The European Pillar of Social Rights: White or Toothless Tiger?

The 2008 Economic Crisis and Entrepreneurship in Europe
June 13, 2017
Rethinking post-2020 Cohesion Policy: structural transformation and inclusive growth
June 26, 2017

Within EU institutions, there is an increasing perception of the need to revisit the European approach to growth and revive the European social model, introducing a stronger dimension of social equity in public policies and increased protection of social rights for EU citizens and residents.

Concerns about interpersonal inequalities, opportunities for all and social mobility are not new in the political agenda of the EU :

  • The EU has supported human capital development and access to employment during the past 60 years through the European Social Fund – the first of the Structural Funds, established with the Treaty of Rome. In the current, 2014-20, programme period, the ESF and the required accompanying national co-financing, will invest c. €120 billion in the EU28
  • The European Regional Development Fund, established in the 1970s, has historically endeavoured to support job creation in less developed regions and areas facing industrial reconversion. In the current period, it finances investments in the region of €276.8 billion
  • The Europe 2020 Strategy (2010) foresees ambitious targets on unemployment and poverty, to be achieved not only through the support of the policies funded by the EU budget but also with the synergic action of Member States’ own policies, as well as institutional and regulatory reforms. The Strategy embodies a shift from the traditional focus on employment and HR development to inclusive growth, placing more emphasis on social policies, and foresees three out of seven ‘Flagship initiatives on: (i) skills and jobs; (ii) youth on the move; and (iii) poverty (European Platform against Poverty and Social Exclusion), with targets monitored as part of the European Semester.

It is against this background that the European Commission proposed in April 2017 a new European Pillar on Social Rights which should work alongside measures implemented under the European Social Fund, the European Youth Initiative and Guarantee, the EU Anti-poverty platform and other similar existing EU instruments.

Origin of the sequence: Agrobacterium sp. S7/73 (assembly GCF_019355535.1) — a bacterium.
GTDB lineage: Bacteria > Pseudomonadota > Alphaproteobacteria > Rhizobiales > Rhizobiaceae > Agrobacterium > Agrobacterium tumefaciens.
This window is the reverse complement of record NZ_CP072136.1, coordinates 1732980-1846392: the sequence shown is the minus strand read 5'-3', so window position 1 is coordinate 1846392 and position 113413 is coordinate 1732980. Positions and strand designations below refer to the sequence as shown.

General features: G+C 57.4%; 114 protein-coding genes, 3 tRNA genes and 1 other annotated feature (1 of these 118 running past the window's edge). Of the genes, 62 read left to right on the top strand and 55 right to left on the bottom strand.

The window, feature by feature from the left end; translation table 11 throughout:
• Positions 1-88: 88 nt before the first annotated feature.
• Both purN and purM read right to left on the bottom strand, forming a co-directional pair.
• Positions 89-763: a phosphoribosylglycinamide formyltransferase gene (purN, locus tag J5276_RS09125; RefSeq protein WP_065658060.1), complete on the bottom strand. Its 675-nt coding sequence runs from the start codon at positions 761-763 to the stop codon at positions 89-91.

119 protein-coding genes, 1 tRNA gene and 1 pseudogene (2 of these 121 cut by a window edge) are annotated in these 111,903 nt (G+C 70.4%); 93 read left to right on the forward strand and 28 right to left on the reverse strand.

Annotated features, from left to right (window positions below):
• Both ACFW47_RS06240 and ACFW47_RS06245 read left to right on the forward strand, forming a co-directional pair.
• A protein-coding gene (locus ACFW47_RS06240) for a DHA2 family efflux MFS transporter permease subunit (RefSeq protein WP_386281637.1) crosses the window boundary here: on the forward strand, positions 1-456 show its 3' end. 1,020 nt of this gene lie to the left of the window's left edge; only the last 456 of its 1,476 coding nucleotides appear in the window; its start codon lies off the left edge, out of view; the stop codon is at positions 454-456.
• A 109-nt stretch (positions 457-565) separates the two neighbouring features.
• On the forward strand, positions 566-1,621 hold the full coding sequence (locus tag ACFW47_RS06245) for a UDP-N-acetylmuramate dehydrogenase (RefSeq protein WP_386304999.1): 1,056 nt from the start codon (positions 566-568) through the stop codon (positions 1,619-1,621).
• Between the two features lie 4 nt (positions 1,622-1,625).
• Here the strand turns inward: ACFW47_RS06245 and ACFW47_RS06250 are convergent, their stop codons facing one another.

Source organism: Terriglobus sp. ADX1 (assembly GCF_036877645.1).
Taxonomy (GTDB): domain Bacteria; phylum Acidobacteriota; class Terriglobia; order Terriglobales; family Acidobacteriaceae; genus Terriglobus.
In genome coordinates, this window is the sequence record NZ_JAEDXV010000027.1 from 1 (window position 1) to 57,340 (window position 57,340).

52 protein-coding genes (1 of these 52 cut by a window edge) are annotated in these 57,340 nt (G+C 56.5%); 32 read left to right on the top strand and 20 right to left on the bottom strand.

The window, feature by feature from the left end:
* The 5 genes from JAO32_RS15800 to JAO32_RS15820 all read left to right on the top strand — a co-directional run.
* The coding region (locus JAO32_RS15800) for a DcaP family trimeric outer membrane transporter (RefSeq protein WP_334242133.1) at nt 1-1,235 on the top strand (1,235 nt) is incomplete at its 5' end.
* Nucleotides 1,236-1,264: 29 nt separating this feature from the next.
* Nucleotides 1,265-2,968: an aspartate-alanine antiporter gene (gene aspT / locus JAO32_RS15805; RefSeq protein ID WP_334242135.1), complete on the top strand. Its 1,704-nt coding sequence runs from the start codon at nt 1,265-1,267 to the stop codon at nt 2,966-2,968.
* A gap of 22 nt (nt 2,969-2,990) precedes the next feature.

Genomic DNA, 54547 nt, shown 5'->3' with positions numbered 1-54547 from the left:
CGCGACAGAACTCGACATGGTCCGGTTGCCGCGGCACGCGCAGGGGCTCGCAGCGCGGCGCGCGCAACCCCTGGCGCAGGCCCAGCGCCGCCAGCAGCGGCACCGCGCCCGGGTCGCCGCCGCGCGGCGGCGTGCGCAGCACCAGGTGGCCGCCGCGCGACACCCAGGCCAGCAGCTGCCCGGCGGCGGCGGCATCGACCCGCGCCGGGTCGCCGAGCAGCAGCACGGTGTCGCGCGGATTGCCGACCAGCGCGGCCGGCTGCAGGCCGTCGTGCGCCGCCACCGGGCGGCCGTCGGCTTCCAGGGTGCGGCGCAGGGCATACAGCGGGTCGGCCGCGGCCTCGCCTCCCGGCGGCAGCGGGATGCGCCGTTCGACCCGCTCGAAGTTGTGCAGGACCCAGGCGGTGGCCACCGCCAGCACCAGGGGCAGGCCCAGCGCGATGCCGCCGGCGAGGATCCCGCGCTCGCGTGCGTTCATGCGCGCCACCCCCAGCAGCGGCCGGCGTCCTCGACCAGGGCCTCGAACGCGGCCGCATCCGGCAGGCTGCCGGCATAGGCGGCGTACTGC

What does the Pillar entail?

The new Pillar sets out a number of key principles and rights to support fair and well-functioning labour markets and welfare systems … [and] an ambitious agenda for better-performing economies and more equitable and resilient societies. It is organised in three chapters. Chapter 1 – Equal opportunities and access to the labour market – focuses on education, training and lifelong learning, gender equality, equal opportunities, active support to employment. Chapter 2 – Fair working conditions – deals with secure and adaptable employment, wages, information about employment conditions and protection in case of dismissals, social dialogue and workers’ involvement, work-life balance and healthy, safe and well-adapted work environment and data protection. Chapter 3 – Social protection and inclusion – focuses on children and support to children, social protection, unemployment benefits, minimum income, old-age income and pensions, healthcare, inclusion of people with disabilities, long-term care, housing and assistance to the homeless, and access to essential services.

What can EU citizens expect? How effective is the Pillar likely to be?

The Pillar is intended as a compass for a process leading to renewed socio-economic convergence and to drive reforms at national level. Its implementation lies largely with the Member States, since they are primarily responsible for the competences involved, although there are areas where the EU has direct remit (the proposed Directive on Work-life balance, launched at the same time as the Pillar, is a case in point). The main EU-wide lever for the Pillar is the monitoring, benchmarking and peer review that will be realised under the European Semester. There are many positive aspects of the Pillar. First, the acknowledgement of the existence of new groups of individuals whose employment and social rights are not adequately protected under the current labour market conditions. The Pillar acknowledges this and upgrades principles and standards. Second, the Pillar is accompanied by a "social scoreboard" - ‘a reference framework to monitor ‘societal progress’ in the Member States. This will make it easier to assess progress in the relevant Council formations and to benchmark countries. Third, the Pillar will act as a reference point for the use of the ESF and other ESI Funds, and other EU initiatives dedicated to employment and social rights. Lastly, the Pillar was designed through a wide-ranging consultation. Consultations are undertaken also for the legislative and non-legislative associated initiatives. This should contribute to raising awareness on the social dimension of Europe, on the persisting disparities that exist across MSs, and on options regarding the way forward.